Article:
The New Mexico State University College of Health and Social Services has received $111,110 from the Presidents Performance Fund to make improvements to the School of Nursings simulation laboratory.
The money we received from the Presidents Performance Fund is specifically designed to increase the capacity and efficiency of our simulation laboratory, Tilahun Adera, PhD, dean of the College of Health and Social Services, said in a news release.
When it is finished, I think the simulation lab is going to be one of the best sources of training for our students, Adera said in the release. The lab can simulate a hospital by using operating room light, an ICU bed, EKG monitor, crash cart, birthing bed, infant warmer, incubator, ventilator and IV pump, etc. The computerized manikins in the lab can emit heart sounds and breathing, exhibit blood pressure and other vital signs. They also can show distress, speak, cry, bleed, vomit and sweat. In short, the lab allows students to perfect procedures and learn from their mistakes without putting a real patient at risk.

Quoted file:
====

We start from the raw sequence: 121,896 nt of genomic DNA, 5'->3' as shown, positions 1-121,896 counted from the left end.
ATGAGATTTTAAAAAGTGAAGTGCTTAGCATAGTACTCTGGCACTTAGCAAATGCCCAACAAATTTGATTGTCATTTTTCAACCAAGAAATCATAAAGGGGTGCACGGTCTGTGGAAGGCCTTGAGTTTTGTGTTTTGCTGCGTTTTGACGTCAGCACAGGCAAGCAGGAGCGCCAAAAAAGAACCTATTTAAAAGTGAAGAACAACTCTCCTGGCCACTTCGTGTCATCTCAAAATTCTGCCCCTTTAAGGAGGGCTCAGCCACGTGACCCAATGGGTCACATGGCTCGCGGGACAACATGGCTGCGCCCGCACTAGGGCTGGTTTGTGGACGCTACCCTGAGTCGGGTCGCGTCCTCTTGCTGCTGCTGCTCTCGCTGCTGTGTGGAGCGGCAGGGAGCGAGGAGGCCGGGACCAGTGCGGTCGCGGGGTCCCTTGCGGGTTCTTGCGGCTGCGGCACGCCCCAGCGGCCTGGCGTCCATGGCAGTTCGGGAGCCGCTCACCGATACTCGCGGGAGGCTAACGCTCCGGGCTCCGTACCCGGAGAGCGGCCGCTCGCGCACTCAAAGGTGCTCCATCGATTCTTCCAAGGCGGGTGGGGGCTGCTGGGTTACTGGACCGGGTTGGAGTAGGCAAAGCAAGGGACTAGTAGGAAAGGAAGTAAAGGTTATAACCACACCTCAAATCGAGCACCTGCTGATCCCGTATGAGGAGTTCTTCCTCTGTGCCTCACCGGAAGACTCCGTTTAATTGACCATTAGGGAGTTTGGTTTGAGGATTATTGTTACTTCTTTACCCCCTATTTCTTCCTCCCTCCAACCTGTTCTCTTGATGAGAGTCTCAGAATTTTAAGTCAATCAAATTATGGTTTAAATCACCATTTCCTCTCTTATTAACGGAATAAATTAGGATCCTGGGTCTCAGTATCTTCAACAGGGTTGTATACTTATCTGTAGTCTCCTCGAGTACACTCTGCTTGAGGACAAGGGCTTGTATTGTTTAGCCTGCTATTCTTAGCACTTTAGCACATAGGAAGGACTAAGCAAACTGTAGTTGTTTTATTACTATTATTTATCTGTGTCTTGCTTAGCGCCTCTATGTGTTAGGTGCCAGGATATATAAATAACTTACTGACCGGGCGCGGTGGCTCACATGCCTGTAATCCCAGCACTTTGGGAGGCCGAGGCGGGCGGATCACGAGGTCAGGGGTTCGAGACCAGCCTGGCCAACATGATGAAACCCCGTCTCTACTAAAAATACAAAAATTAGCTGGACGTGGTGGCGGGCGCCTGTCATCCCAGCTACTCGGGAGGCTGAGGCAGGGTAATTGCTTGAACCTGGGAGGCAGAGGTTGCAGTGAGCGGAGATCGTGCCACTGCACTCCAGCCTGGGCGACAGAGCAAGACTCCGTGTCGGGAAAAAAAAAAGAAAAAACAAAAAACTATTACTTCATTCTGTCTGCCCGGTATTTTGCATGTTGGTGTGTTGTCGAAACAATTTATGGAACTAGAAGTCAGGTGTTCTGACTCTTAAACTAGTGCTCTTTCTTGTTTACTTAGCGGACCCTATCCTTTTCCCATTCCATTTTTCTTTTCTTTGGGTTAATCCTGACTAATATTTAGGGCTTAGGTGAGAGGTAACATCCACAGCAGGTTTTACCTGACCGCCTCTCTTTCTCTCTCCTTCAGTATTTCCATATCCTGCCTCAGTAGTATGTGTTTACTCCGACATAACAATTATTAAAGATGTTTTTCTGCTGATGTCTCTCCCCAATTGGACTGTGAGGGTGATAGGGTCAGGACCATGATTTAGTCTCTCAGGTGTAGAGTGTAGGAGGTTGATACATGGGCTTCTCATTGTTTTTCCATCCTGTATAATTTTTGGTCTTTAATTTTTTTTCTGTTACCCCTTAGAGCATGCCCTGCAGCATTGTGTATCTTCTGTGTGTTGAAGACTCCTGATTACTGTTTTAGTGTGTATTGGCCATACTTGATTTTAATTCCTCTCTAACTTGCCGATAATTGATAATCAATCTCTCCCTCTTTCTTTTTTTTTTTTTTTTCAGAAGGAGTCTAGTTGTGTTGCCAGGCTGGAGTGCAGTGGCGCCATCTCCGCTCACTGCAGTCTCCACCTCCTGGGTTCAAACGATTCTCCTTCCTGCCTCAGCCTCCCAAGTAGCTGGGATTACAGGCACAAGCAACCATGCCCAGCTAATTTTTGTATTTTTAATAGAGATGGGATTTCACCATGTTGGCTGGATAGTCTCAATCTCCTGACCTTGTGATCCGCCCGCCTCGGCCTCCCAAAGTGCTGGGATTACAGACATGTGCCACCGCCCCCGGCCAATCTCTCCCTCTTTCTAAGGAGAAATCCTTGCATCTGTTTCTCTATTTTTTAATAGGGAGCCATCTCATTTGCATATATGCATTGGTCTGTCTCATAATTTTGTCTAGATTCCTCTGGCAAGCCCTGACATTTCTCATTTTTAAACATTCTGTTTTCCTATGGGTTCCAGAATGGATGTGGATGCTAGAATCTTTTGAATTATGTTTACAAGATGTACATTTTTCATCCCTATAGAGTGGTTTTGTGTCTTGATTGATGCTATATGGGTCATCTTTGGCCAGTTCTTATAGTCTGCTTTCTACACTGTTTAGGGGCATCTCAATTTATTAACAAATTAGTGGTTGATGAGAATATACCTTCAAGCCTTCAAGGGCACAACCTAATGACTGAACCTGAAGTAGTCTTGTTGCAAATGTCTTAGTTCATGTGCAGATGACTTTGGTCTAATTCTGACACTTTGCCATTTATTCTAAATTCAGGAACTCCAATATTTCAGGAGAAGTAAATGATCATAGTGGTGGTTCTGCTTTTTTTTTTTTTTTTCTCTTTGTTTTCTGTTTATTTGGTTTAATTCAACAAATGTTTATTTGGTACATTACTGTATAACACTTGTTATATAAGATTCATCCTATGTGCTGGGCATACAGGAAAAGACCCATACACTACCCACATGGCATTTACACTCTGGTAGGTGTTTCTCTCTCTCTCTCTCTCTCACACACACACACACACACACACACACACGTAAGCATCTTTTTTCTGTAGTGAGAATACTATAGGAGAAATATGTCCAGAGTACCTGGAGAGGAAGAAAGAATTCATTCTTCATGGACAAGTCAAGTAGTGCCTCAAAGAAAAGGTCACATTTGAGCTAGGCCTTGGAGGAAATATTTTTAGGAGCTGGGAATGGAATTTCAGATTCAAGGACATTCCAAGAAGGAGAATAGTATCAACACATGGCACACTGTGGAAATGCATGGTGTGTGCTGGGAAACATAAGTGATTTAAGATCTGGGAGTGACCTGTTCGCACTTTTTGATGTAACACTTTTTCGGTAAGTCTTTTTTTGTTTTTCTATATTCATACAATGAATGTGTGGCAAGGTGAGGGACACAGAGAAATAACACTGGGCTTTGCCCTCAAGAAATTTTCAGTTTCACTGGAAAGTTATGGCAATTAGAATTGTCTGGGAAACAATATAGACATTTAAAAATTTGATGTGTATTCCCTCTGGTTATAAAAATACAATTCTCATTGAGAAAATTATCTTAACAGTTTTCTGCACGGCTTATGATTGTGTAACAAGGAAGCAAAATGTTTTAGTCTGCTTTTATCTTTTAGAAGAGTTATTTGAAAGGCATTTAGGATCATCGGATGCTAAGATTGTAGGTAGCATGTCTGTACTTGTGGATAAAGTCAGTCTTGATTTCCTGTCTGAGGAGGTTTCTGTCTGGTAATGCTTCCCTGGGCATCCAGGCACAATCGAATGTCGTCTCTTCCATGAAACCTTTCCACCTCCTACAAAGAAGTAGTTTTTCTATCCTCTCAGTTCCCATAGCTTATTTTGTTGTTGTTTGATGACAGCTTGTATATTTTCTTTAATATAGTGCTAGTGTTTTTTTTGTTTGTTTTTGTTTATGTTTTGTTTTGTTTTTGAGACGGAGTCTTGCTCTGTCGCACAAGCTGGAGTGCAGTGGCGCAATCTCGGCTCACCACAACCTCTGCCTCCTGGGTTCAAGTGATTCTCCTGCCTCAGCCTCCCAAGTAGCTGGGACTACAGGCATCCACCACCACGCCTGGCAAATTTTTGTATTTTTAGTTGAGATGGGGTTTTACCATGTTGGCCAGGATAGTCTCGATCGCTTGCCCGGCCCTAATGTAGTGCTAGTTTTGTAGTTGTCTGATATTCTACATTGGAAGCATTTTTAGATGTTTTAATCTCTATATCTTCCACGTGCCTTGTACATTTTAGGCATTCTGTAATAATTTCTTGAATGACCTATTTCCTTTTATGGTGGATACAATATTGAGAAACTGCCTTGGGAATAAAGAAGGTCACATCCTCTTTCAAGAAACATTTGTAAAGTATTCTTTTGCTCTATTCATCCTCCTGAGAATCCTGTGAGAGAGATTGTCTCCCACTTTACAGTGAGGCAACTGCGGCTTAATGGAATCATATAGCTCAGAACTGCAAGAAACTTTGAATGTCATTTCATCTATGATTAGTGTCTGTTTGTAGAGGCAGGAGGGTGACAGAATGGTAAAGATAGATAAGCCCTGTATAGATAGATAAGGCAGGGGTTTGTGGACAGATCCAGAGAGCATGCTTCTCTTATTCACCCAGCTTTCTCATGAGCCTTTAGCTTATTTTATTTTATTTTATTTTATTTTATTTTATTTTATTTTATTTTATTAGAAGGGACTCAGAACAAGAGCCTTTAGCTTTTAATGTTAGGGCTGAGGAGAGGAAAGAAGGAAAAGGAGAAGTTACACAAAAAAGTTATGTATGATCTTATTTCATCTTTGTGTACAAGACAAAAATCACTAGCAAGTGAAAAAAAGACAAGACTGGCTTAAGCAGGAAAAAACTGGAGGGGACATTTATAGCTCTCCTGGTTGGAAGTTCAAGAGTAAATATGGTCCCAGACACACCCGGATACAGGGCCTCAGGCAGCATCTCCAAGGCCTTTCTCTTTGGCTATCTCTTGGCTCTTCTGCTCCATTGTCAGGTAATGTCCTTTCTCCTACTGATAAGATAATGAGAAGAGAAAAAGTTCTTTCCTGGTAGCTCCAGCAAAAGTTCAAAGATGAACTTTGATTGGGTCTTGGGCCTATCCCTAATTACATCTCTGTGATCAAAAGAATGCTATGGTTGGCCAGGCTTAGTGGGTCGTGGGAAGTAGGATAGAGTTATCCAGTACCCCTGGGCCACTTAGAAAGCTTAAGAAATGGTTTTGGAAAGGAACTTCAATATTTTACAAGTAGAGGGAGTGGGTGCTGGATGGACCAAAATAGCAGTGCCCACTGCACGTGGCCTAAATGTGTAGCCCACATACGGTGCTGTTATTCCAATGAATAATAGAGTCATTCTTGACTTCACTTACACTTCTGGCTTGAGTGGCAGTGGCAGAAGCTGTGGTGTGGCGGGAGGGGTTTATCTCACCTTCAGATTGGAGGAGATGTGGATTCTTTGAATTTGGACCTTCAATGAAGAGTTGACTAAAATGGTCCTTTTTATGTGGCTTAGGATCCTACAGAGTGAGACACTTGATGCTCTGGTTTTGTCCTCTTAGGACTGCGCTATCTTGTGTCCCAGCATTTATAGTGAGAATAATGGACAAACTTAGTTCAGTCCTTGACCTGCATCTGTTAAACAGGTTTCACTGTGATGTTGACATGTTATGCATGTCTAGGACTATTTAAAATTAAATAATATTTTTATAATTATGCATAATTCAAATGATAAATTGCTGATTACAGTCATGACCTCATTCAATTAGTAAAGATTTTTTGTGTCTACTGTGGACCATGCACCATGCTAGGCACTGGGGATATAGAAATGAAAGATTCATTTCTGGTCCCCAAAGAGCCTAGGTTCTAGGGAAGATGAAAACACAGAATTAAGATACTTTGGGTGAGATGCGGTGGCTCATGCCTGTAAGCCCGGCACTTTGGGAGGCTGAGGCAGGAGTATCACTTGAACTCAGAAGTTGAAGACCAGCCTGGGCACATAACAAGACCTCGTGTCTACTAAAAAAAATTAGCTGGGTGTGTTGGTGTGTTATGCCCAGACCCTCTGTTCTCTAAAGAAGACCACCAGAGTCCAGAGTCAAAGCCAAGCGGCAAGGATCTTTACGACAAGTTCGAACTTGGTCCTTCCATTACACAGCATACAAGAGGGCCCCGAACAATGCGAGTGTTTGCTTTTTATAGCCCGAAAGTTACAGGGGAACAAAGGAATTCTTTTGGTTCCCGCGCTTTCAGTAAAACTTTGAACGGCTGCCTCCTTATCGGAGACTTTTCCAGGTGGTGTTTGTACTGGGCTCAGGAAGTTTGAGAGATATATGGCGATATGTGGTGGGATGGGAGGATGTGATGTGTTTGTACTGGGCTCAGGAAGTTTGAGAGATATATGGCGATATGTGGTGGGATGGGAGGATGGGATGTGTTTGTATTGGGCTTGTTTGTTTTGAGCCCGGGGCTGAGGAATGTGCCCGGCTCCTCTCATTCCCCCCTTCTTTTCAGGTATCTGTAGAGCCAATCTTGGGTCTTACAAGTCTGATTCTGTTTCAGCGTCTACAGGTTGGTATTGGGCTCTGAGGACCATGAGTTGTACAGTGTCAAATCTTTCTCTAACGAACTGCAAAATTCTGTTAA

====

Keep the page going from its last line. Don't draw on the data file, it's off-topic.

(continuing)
The school of nursing intends to purchase new technology, such as a simulation manikin and energy pod, and remodel facilities for the simulation labs.
School of Nursing Director and Associate Dean Pamela Schultz, RN, PhD, said the improvements are needed with the number of students in the department increasing. We have students working with the simulation man and students watching what is going on, so theres lots of activity, lots of movement and lots of commotion, Schultz said in the release. We are trying to make adjustments so it is more efficient.
The simulation lab is set up like a hospital unit with beds and medical equipment needed to
Its state-of-the-art nursing education and medical education to use simulation, Schultz said. Its a great tool to use because we have the opportunity to set up scenarios that students have to respond to. Its a great way to help students learn about safety, decision-making and all of the things that can be difficult to teach people.